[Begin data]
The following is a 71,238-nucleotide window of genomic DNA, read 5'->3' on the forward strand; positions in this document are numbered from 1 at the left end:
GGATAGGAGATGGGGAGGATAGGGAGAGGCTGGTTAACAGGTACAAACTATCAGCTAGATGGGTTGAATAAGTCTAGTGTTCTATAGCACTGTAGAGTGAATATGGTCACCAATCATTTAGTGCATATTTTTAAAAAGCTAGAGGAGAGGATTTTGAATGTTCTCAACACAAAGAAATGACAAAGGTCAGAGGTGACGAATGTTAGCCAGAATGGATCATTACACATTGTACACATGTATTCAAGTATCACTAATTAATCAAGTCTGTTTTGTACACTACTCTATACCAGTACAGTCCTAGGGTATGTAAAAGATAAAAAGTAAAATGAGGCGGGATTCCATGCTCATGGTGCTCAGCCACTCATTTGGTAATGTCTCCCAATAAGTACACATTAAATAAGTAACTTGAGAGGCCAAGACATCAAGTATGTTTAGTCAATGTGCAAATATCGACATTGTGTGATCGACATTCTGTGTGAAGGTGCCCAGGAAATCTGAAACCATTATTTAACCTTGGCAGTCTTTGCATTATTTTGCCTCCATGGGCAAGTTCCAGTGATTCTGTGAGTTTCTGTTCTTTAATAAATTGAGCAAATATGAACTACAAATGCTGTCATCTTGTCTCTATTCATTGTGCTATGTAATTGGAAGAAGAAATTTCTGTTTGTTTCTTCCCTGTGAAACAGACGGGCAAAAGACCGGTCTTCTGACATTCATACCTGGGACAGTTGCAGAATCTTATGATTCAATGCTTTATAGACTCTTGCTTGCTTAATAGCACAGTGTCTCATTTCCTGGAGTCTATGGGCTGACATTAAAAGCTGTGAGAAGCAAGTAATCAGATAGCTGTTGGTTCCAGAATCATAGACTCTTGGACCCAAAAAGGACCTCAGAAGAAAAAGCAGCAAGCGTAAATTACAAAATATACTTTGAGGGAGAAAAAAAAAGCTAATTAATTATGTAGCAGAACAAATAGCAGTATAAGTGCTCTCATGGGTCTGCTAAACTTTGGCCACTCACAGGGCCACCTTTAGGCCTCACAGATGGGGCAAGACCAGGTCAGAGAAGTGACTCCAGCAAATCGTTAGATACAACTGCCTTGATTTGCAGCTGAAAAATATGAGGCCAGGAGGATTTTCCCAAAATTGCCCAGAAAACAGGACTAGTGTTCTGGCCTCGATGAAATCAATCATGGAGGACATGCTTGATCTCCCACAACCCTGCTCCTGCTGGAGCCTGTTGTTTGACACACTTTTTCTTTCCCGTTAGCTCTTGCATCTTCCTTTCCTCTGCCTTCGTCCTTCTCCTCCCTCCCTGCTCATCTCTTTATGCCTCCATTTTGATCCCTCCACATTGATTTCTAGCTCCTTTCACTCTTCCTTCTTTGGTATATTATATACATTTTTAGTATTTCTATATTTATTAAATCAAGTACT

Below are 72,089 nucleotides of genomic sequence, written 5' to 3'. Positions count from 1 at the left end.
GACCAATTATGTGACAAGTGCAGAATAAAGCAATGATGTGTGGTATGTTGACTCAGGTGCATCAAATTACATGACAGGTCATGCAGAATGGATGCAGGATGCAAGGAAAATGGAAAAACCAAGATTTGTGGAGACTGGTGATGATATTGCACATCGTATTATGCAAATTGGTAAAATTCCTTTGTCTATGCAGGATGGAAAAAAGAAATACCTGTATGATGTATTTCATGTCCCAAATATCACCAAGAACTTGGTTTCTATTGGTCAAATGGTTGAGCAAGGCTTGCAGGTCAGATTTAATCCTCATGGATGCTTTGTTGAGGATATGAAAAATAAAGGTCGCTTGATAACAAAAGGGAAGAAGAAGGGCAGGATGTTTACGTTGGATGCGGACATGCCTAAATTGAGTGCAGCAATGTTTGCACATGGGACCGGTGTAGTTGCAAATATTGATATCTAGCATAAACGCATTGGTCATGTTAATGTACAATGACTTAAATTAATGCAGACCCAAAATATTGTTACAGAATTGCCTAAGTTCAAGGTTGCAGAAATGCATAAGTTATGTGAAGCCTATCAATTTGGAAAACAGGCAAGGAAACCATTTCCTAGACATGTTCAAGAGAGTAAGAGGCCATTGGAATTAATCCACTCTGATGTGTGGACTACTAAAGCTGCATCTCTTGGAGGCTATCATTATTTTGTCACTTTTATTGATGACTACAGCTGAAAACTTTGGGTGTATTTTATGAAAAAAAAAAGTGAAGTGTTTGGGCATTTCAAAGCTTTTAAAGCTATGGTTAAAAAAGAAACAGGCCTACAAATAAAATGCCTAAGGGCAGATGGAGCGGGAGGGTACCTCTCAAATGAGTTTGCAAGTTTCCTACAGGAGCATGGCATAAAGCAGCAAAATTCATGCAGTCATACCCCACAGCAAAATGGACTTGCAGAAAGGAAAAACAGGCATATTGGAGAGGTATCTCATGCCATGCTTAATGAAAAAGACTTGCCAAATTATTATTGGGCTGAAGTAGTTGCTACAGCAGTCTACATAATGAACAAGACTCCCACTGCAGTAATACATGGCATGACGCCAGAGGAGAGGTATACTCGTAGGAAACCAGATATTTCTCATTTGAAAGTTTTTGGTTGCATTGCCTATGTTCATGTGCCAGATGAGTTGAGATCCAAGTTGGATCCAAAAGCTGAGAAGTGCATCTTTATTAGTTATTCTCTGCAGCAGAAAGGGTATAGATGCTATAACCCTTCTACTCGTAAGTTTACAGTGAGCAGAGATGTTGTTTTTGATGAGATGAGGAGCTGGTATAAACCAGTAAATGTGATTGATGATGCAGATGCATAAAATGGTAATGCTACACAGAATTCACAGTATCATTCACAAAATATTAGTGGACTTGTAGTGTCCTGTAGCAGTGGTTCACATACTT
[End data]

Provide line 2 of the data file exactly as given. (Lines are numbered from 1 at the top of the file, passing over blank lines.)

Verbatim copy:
GGATAGGAGATGGGGAGGATAGGGAGAGGCTGGTTAACAGGTACAAACTATCAGCTAGATGGGTTGAATAAGTCTAGTGTTCTATAGCACTGTAGAGTGAATATGGTCACCAATCATTTAGTGCATATTTTTAAAAAGCTAGAGGAGAGGATTTTGAATGTTCTCAACACAAAGAAATGACAAAGGTCAGAGGTGACGAATGTTAGCCAGAATGGATCATTACACATTGTACACATGTATTCAAGTATCACTAATTAATCAAGTCTGTTTTGTACACTACTCTATACCAGTACAGTCCTAGGGTATGTAAAAGATAAAAAGTAAAATGAGGCGGGATTCCATGCTCATGGTGCTCAGCCACTCATTTGGTAATGTCTCCCAATAAGTACACATTAAATAAGTAACTTGAGAGGCCAAGACATCAAGTATGTTTAGTCAATGTGCAAATATCGACATTGTGTGATCGACATTCTGTGTGAAGGTGCCCAGGAAATCTGAAACCATTATTTAACCTTGGCAGTCTTTGCATTATTTTGCCTCCATGGGCAAGTTCCAGTGATTCTGTGAGTTTCTGTTCTTTAATAAATTGAGCAAATATGAACTACAAATGCTGTCATCTTGTCTCTATTCATTGTGCTATGTAATTGGAAGAAGAAATTTCTGTTTGTTTCTTCCCTGTGAAACAGACGGGCAAAAGACCGGTCTTCTGACATTCATACCTGGGACAGTTGCAGAATCTTATGATTCAATGCTTTATAGACTCTTGCTTGCTTAATAGCACAGTGTCTCATTTCCTGGAGTCTATGGGCTGACATTAAAAGCTGTGAGAAGCAAGTAATCAGATAGCTGTTGGTTCCAGAATCATAGACTCTTGGACCCAAAAAGGACCTCAGAAGAAAAAGCAGCAAGCGTAAATTACAAAATATACTTTGAGGGAGAAAAAAAAAGCTAATTAATTATGTAGCAGAACAAATAGCAGTATAAGTGCTCTCATGGGTCTGCTAAACTTTGGCCACTCACAGGGCCACCTTTAGGCCTCACAGATGGGGCAAGACCAGGTCAGAGAAGTGACTCCAGCAAATCGTTAGATACAACTGCCTTGATTTGCAGCTGAAAAATATGAGGCCAGGAGGATTTTCCCAAAATTGCCCAGAAAACAGGACTAGTGTTCTGGCCTCGATGAAATCAATCATGGAGGACATGCTTGATCTCCCACAACCCTGCTCCTGCTGGAGCCTGTTGTTTGACACACTTTTTCTTTCCCGTTAGCTCTTGCATCTTCCTTTCCTCTGCCTTCGTCCTTCTCCTCCCTCCCTGCTCATCTCTTTATGCCTCCATTTTGATCCCTCCACATTGATTTCTAGCTCCTTTCACTCTTCCTTCTTTGGTATATTATATACATTTTTAGTATTTCTATATTTATTAAATCAAGTACT